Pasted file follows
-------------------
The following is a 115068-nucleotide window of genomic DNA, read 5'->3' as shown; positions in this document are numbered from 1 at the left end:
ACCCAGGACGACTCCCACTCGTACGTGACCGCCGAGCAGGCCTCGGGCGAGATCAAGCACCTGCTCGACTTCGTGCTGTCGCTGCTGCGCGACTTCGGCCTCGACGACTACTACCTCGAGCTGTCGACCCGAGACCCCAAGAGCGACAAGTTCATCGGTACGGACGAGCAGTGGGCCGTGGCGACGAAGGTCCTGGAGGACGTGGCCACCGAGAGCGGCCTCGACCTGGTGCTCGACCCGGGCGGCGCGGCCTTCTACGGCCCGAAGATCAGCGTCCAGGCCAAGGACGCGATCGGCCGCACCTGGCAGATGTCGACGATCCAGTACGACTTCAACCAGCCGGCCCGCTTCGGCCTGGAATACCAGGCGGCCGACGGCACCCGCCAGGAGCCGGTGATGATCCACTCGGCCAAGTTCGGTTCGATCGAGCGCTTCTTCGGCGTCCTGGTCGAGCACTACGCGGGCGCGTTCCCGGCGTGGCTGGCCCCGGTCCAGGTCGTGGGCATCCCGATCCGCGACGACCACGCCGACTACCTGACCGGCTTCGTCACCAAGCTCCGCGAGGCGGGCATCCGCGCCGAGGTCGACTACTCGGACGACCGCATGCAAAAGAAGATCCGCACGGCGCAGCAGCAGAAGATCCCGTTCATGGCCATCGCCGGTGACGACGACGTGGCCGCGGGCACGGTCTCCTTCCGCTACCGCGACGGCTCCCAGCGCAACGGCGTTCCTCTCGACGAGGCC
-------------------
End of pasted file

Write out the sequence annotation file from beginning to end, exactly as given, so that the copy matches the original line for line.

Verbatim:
The following is a 115068-nucleotide window of genomic DNA, read 5'->3' as shown; positions in this document are numbered from 1 at the left end:
ACCCAGGACGACTCCCACTCGTACGTGACCGCCGAGCAGGCCTCGGGCGAGATCAAGCACCTGCTCGACTTCGTGCTGTCGCTGCTGCGCGACTTCGGCCTCGACGACTACTACCTCGAGCTGTCGACCCGAGACCCCAAGAGCGACAAGTTCATCGGTACGGACGAGCAGTGGGCCGTGGCGACGAAGGTCCTGGAGGACGTGGCCACCGAGAGCGGCCTCGACCTGGTGCTCGACCCGGGCGGCGCGGCCTTCTACGGCCCGAAGATCAGCGTCCAGGCCAAGGACGCGATCGGCCGCACCTGGCAGATGTCGACGATCCAGTACGACTTCAACCAGCCGGCCCGCTTCGGCCTGGAATACCAGGCGGCCGACGGCACCCGCCAGGAGCCGGTGATGATCCACTCGGCCAAGTTCGGTTCGATCGAGCGCTTCTTCGGCGTCCTGGTCGAGCACTACGCGGGCGCGTTCCCGGCGTGGCTGGCCCCGGTCCAGGTCGTGGGCATCCCGATCCGCGACGACCACGCCGACTACCTGACCGGCTTCGTCACCAAGCTCCGCGAGGCGGGCATCCGCGCCGAGGTCGACTACTCGGACGACCGCATGCAAAAGAAGATCCGCACGGCGCAGCAGCAGAAGATCCCGTTCATGGCCATCGCCGGTGACGACGACGTGGCCGCGGGCACGGTCTCCTTCCGCTACCGCGACGGCTCCCAGCGCAACGGCGTTCCTCTCGACGAGGCC